Variation in definition, criteria, and state enforcement still occurs despite the TIOP I guidelines. Blackmon et al conducted an extensive review of all 50 states and the District of Columbia governmental Web sites to assess state definitions and levels terminology, functional and utilization criteria, regulatory compliance and funding measures, and citation of AAP documents on levels of neonatal care. The authors found that state definitions, criteria, compliance, and regulatory mechanisms for the specific type of care neonatal centers provide varied considerably, and they suggested a consistent national approach.48 Lorch et al assessed all 50 states and the District of Columbia to identify state certificate of need (CON) legislation, a mechanism that regulates the expansion of NICU facilities and NICU beds. Thirty states regulated the construction of NICUs through CON programs, and non-CON program states were associated with more NICU facilities and more NICU beds (relative risk, 2.06; 95% CI, 1.74–2.45; and relative risk, 1.96; 95% CI, 1.89–2.03, respectively). In large metropolitan areas, non-CON states had higher infant mortality for all birth weight groups.49
The Maternal and Child Health Bureau of the Health Resources and Services Administration has worked with state Title V agencies to document the percentage of VLBW infants delivered in level III hospitals or subspecialty perinatal clinics. In 2009, only 5 states met the goal of at least 90% of VLBW infants delivered at high-risk facilities.12 Yet, the interpretation and reporting of these facilities may be inconsistent as some states had unclear facility definitions or included level II facilities in their reporting. Recently, several states, in partnership with national organizations, have taken more definitive action in defining and regulating organization of perinatal care.50
Development of Consistent Standards of Service
Efforts by quality-improvement collaboratives, health services researchers, and public health officials will continue to improve the standards by which to measure quality of care.51,52 Quality-improvement activities have begun to flourish at all levels to improve maternal and perinatal health and ideally prevent preterm births; this includes provider-level quality-improvement activities, hospital-level performance measures, and regional, state, and national performance measures.53 Organizations such as the March of Dimes have promoted standard definitions of levels of care since the introduction of perinatal regionalization in the 1970s, reaffirmed its importance in 1993 (TIOP II),54 and included the concept of quality care for the prevention of preterm birth with a new TIOP (TIOP III) in 2010.53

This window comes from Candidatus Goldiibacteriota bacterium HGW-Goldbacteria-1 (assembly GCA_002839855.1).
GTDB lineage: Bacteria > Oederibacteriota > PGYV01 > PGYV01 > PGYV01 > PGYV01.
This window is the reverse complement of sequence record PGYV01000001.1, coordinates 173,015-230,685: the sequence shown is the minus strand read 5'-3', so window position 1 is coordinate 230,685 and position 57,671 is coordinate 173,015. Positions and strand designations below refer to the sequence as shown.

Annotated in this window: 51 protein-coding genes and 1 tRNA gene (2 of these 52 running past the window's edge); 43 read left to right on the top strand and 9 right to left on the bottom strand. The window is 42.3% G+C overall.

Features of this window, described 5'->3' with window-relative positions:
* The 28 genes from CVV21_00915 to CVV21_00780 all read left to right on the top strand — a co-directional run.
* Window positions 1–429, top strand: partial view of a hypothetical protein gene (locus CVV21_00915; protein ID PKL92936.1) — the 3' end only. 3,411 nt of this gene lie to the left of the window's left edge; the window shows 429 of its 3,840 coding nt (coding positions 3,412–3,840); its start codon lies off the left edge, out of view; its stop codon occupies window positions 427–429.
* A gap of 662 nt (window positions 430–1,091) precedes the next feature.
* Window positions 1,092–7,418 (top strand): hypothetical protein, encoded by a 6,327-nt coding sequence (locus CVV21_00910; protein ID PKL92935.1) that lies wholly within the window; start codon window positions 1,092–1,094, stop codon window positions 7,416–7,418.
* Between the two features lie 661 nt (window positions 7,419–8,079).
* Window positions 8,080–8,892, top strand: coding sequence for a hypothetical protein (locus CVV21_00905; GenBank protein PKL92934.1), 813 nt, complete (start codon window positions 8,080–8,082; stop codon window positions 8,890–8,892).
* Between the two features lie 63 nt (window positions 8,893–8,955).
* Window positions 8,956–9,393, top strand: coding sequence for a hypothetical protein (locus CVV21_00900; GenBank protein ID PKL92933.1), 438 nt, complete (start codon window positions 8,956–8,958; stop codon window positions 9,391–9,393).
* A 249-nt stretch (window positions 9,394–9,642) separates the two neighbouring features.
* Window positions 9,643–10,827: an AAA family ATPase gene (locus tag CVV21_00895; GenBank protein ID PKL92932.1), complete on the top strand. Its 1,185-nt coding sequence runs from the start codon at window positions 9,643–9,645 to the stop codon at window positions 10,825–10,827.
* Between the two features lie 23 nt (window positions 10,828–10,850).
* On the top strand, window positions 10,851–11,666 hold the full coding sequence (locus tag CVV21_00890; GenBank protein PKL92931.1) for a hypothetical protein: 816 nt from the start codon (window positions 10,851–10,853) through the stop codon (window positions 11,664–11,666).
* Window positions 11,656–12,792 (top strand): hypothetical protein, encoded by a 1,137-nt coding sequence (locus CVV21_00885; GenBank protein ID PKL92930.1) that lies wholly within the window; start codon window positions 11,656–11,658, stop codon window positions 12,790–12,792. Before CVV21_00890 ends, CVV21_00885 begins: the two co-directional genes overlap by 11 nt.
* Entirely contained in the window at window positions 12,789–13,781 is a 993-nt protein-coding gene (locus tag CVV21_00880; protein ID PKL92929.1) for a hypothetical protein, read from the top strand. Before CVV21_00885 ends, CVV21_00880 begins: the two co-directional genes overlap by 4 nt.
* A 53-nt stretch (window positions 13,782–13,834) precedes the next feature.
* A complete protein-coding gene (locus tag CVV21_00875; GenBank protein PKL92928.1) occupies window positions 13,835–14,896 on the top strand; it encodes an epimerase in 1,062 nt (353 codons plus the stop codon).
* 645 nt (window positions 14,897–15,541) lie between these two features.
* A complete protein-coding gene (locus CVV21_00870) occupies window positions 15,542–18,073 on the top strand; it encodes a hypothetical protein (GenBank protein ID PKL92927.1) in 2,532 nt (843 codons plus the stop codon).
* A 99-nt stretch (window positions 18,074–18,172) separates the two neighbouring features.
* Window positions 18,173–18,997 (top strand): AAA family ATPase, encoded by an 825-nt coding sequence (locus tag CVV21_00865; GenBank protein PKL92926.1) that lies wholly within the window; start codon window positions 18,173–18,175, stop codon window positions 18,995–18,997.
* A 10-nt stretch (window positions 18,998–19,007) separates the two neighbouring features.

Definitions of Levels of Neonatal Care
The updated classification consists of basic care (level I), specialty care (level II), and subspecialty intensive care (level III, level IV; Table 1). These definitions reflect the overall evidence for risk-appropriate care through the availability of appropriate personnel, physical space, equipment, technology, and organization.55 Each level reflects the minimal capabilities, functional criteria, and provider type required. Currently, there are 148 specialty care units and 809 subspecialty care units self-identified in the 2009 AAP perinatal section directory.
Level I facilities (well newborn nurseries) provide a basic level of care to neonates who are low risk. They have the capability to perform neonatal resuscitation at every delivery and to evaluate and provide routine postnatal care for healthy newborn infants. In addition, they can care for preterm infants at 35 to 37 weeks’ gestation who are physiologically stable and can stabilize newborn infants who are less than 35 weeks of gestation or who are ill until they can be transferred to a facility at which specialty neonatal care is provided. Because late preterm infants (34–36 weeks’ gestation) are at risk for increased neonatal morbidity and mortality, more evidence is needed to determine their outcomes by level of care.
Care in a specialty-level facility (level II) should be reserved for stable or moderately ill newborn infants who are born at ≥32 weeks’ gestation or who weigh ≥1500 g at birth with problems that are expected to resolve rapidly and who would not be anticipated to need subspecialty-level services on an urgent basis. These situations usually occur as a result of relatively uncomplicated preterm labor or preterm rupture of membranes. There is limited evidence to support the specific subdivision of level II care, in part because of the lack of studies with well-defined subdivisions. Level II facilities should take into consideration geographic constraints and population size when assessing the staffing resources needed to care appropriately for moderately ill newborn infants.
Level II nurseries may provide assisted ventilation on an interim basis until the infant’s condition either soon improves or the infant can be transferred to a higher-level facility. Delivery of continuous positive airway pressure should be readily available by experienced personnel, and mechanical ventilation can be provided for a brief duration (less than 24 hours). Level II nurseries must have equipment (eg, portable x-ray machine, blood gas analyzer) and personnel (eg, physicians, specialized nurses, respiratory therapists, radiology technicians, laboratory technicians) continuously available to provide ongoing care as well as to address emergencies. Referral to a higher level of care should occur for all infants when needed for pediatric surgical or medical subspecialty intervention.